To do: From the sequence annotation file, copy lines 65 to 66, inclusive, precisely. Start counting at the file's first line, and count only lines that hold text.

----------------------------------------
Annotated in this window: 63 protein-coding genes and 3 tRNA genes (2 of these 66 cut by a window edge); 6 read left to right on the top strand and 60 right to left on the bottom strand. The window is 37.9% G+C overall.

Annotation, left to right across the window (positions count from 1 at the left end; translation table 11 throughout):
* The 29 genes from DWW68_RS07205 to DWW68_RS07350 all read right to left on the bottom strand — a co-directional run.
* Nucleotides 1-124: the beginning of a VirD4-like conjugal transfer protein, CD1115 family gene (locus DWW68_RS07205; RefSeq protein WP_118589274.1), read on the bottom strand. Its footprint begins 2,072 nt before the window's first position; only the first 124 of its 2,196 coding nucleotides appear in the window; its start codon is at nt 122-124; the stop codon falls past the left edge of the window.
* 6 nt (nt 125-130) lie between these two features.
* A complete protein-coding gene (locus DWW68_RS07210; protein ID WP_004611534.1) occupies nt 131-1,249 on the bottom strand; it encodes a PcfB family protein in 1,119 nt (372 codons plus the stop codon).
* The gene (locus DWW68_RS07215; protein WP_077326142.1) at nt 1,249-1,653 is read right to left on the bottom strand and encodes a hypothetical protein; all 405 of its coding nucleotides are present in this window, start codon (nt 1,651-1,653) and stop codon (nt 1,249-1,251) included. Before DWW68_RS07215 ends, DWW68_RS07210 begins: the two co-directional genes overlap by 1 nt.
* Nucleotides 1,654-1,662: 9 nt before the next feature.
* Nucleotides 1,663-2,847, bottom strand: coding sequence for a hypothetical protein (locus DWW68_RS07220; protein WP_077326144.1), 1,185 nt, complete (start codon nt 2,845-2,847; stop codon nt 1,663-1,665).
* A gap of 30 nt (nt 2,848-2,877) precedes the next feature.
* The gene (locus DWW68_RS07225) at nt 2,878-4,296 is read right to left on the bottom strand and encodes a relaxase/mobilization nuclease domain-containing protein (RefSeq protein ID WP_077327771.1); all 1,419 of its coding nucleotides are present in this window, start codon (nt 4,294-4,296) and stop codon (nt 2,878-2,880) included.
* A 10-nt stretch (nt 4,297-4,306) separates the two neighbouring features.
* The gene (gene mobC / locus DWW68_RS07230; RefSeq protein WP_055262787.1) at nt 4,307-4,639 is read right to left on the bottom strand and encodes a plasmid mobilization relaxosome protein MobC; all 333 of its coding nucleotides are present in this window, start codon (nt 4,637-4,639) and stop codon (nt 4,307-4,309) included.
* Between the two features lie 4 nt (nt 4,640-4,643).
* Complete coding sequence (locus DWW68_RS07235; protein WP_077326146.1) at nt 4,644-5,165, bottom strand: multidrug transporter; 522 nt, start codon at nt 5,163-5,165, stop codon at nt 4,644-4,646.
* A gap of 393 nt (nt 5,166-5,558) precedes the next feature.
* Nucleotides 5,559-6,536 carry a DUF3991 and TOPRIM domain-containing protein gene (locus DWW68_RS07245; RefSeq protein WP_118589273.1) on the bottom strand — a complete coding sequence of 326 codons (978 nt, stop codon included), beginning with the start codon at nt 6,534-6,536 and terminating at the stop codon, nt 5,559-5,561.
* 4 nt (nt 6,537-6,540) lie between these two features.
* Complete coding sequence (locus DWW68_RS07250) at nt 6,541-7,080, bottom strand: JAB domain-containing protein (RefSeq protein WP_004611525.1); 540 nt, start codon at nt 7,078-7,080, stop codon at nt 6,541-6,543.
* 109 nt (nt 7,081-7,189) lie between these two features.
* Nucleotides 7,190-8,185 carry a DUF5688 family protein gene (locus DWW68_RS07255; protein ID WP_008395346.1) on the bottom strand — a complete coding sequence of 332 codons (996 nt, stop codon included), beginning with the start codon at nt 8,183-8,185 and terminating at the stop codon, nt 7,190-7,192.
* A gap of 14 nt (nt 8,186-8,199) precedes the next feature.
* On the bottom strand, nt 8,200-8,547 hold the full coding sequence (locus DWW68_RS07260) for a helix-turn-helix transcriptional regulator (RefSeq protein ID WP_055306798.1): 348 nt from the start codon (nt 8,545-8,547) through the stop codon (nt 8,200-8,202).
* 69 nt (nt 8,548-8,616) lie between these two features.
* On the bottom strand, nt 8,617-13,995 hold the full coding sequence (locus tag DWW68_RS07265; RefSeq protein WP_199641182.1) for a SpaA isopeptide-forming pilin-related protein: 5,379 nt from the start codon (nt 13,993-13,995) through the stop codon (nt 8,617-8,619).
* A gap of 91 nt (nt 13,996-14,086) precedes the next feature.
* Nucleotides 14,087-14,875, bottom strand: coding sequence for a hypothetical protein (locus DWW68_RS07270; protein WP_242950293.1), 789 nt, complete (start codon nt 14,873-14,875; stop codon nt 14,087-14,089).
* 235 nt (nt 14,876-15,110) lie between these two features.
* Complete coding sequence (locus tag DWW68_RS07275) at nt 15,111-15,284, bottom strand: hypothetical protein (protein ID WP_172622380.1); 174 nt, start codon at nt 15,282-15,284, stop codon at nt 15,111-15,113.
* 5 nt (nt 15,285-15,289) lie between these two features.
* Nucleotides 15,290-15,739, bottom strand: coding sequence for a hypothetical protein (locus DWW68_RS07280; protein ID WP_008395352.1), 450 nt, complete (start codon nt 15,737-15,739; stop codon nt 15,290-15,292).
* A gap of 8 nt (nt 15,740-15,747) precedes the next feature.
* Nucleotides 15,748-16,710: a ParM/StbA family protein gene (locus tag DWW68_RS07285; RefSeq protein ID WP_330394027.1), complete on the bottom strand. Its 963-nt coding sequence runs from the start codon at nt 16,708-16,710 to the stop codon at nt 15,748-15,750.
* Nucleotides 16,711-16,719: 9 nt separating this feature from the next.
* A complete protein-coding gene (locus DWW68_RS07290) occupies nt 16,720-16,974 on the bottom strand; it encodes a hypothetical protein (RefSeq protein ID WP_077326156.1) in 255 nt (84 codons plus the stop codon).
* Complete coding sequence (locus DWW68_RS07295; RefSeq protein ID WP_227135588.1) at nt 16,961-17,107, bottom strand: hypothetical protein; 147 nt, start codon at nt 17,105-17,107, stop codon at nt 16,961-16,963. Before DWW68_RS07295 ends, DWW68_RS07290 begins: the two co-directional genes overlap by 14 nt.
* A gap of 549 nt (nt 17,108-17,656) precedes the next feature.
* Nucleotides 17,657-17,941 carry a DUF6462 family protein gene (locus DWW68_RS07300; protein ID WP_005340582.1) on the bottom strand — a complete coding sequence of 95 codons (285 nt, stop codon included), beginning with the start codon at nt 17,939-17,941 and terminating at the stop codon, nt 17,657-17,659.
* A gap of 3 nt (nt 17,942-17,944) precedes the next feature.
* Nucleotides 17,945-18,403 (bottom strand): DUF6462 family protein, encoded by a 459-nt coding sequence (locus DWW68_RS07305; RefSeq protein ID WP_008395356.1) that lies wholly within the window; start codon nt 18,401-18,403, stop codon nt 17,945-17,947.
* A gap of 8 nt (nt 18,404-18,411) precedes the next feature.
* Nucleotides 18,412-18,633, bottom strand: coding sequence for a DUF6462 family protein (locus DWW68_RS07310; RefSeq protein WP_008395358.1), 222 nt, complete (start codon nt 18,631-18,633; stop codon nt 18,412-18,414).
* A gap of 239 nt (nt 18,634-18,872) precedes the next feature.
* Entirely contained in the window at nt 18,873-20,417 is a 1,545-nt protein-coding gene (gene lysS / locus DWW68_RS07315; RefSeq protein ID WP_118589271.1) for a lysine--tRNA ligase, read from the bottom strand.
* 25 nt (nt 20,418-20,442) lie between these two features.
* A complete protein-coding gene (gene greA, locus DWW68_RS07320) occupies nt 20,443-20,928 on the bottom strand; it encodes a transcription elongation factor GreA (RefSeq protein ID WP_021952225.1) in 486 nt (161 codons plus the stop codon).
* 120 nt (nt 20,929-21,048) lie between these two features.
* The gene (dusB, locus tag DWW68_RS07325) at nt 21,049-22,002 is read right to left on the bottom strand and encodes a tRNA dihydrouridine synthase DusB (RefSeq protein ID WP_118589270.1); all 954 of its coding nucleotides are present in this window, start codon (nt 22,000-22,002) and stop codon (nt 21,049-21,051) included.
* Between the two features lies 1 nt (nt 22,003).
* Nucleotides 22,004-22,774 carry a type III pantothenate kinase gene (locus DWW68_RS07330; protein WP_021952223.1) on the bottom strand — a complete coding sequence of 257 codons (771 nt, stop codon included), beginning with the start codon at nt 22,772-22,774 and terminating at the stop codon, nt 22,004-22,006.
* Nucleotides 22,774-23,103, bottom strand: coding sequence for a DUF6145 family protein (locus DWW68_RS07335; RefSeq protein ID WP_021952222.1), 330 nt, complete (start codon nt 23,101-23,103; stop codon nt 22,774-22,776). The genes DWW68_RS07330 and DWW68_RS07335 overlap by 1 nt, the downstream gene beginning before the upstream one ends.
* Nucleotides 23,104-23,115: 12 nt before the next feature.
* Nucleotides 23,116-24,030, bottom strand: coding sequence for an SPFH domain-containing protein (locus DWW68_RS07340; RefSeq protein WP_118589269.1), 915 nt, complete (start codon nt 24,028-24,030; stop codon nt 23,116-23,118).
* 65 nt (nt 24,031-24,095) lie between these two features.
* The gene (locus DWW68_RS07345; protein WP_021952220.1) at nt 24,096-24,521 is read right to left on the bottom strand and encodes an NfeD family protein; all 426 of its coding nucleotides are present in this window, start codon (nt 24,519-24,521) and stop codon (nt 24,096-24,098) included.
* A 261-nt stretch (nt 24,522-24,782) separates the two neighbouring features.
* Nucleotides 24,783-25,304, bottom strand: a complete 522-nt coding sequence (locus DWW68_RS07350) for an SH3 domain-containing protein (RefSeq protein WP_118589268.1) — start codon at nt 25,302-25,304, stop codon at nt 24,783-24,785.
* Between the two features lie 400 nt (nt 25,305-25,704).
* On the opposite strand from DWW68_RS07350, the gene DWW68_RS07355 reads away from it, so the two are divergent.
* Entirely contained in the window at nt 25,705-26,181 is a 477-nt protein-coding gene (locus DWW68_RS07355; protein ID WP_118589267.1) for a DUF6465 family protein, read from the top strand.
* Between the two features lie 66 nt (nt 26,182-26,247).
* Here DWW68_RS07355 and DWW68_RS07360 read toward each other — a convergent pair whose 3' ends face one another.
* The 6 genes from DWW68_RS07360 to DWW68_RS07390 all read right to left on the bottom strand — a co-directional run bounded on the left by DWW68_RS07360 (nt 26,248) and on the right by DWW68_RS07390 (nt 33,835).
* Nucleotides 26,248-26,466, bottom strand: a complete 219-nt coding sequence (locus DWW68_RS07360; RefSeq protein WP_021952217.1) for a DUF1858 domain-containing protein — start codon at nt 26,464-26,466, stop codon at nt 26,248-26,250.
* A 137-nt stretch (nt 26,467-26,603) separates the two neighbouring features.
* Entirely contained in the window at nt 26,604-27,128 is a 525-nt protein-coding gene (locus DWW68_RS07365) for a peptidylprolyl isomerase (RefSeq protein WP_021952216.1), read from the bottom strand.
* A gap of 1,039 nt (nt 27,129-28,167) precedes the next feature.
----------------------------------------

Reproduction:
* A 137-nt stretch (nt 26,467-26,603) separates the two neighbouring features.
* Entirely contained in the window at nt 26,604-27,128 is a 525-nt protein-coding gene (locus DWW68_RS07365) for a peptidylprolyl isomerase (RefSeq protein WP_021952216.1), read from the bottom strand.